Today In The Mission Yearbook

‘Knit Wits’ Teach Children Lost Art of Knitting at Presbyterian Camp

Student demonstrates French knitting with handheld spool

Student demonstrates French knitting with handheld spool

A group of seniors who call themselves the Knit Wits thought it would be fun to teach children the lost art of knitting, a skill they all were all expected to learn in their youth. The seniors are residents of Presbyterian Village North, a retirement community in northern Dallas. When Presbyterian Village North held Camp PVN, a camp held in partnership with Preston Hollow Presbyterian Church and NorthPark Presbyterian Church, children and seniors spent time together during “gift hours,” where residents imparted their knowledge of hobbies, interests, and activities with participating children. As a result, members of the Knit Wits group used some of the camp’s gift hours to teach children how to do French knitting with handheld spools. This activity was meaningful to the senior residents because they had learned how to knit and crochet at around the same ages as the children in the camp. Among all 12 members, it is estimated the group has a combined 500 years of experience, as many were taught at a young age and have been doing it all their lives.

Judy Morris, a member of the Knit Wits group, learned to knit when she was 10 years old. Though today’s parents do not pass down this talent to their children the way parents used to, Morris believes it is making a comeback with young adults who are eager to experience something new. The Knit Wits were excited to see the joy that radiated from the children’s faces as they created something unique. The residents spent four days working with the children, helping them to make flowers, headbands, and other creative items. After hosting this series of activities, they are contemplating hosting other tutorials during school breaks and on weekends. They experienced much joy in passing down their family knowledge of knitting and crocheting.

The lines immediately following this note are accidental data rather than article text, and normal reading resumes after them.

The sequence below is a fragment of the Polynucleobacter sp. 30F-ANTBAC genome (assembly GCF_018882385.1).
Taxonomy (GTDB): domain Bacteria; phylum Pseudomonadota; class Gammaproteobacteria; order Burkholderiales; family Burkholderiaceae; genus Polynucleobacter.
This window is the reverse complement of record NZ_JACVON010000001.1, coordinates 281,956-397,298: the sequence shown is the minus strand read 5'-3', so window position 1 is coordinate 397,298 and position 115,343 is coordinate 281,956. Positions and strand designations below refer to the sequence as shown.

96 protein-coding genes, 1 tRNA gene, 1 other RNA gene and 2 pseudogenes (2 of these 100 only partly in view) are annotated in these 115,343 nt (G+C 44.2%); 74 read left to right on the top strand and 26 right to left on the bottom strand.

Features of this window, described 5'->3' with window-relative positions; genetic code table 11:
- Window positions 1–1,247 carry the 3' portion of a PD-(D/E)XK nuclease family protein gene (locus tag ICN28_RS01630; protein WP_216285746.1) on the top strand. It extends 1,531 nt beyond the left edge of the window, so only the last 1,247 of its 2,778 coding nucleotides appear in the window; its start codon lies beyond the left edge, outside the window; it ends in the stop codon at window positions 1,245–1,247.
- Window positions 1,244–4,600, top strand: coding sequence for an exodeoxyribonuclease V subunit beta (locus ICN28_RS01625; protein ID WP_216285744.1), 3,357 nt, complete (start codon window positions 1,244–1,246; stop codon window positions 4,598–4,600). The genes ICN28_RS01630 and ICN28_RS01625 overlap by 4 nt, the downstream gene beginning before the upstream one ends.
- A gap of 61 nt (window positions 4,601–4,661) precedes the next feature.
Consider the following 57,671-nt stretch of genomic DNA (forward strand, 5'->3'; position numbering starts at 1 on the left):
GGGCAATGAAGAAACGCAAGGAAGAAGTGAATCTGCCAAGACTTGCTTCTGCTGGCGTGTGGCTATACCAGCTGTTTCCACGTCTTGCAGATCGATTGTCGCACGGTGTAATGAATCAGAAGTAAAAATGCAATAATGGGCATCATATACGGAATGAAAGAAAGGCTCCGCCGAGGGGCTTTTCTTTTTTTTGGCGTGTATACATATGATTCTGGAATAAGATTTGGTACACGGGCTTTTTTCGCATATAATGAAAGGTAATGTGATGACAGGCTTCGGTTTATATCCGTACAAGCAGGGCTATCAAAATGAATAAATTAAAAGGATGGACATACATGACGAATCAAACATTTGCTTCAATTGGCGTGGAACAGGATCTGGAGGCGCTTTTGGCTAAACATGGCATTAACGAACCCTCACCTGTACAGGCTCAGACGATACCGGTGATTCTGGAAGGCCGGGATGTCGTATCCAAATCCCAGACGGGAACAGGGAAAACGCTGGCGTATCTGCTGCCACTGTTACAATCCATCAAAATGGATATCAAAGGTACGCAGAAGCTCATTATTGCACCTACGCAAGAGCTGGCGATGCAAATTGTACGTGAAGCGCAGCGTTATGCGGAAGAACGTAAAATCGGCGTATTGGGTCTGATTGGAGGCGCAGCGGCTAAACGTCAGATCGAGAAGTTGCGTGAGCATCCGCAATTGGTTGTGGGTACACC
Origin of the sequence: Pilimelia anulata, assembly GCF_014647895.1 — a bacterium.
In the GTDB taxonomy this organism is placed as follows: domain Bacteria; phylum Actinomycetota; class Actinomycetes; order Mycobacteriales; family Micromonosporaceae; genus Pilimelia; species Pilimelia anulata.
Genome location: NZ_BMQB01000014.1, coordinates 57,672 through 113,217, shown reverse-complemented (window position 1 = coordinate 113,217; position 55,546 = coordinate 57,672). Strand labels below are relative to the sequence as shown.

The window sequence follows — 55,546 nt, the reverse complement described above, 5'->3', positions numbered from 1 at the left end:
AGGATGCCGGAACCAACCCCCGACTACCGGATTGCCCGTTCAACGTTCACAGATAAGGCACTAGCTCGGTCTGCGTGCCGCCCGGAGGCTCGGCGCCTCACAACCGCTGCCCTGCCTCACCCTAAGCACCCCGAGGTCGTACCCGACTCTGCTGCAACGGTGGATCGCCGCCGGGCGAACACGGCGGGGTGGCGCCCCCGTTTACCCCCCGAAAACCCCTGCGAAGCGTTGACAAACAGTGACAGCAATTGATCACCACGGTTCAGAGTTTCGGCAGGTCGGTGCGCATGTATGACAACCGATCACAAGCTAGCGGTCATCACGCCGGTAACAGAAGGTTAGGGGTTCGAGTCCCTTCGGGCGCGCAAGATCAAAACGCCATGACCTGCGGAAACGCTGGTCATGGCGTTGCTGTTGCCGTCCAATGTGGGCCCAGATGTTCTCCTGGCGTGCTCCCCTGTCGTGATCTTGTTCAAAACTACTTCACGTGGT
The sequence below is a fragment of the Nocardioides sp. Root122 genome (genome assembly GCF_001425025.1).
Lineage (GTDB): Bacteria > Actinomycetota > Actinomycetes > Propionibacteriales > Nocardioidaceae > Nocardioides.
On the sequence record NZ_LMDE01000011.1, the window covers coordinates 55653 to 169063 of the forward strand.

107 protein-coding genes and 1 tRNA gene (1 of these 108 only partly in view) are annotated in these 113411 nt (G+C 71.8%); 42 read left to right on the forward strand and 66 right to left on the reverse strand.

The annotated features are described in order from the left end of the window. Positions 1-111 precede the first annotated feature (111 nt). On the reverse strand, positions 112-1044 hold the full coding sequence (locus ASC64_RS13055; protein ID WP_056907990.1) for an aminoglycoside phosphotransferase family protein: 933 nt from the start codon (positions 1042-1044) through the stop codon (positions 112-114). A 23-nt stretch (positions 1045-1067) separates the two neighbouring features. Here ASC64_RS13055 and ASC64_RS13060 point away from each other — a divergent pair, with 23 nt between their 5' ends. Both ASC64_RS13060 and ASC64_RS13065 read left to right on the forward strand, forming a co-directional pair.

The Knit Wits also have discussed using their talents to make items like scarves, hats, and lap blankets for people in need, such as soldiers, the homeless, and hospitalized children. The group started just a few months ago, so they are still discussing how to use knitting to help others. In the meantime, members meet once a week to work on their own knitting and crocheting projects and to share their patterns, yarn, advice, and stories.

Lauren Witt, Senior Account Executive, Presbyterian Village North

Today’s Focus: Grace Presbytery

Let us join in prayer for:


Preston Hollow Presbyterian Church
Staff
Rev. Matthew Ruffner, Pastor
Dr. Paul Seelman, Executive Pastor
Rev. Sarah A. Johnson, Associate Pastor, Congregational Care
Rev. Laura Fitzgibbon, Interim Associate Pastor, Discipleship
Dr. Bob Poteet, Parish Associate

NorthPark Presbyterian Church Staff

Brent Barry, Pastor Head of Staff
Kelly Staples, Associate Pastor Director of Youth Ministries
M.E. Clary, Director of Media & Church Relations
Ellen Mata, Director of Mission & Older Adult Programs
Kathy McCarron, Director of Children & Family Ministries

PC(USA) Agencies’ Staff

Laurie Griffith, OGA
Leann Gritton, PMA

Let us pray

Holy God, you faithfully move in every generation of your people. Help us celebrate the gifts of our brothers and sisters who live in nursing homes and similar settings. Help us remember to include them in our church ministries, and help us appreciate the wisdom in their stories. And Lord, remind us that at every age we are still your precious children. Amen.

Daily Lectionary

Morning Psalms 130; 148
First Reading Hosea 13:9-16
Second Reading Acts 28:1-16
Gospel Reading Luke 9:28-36
Evening Psalms 32; 139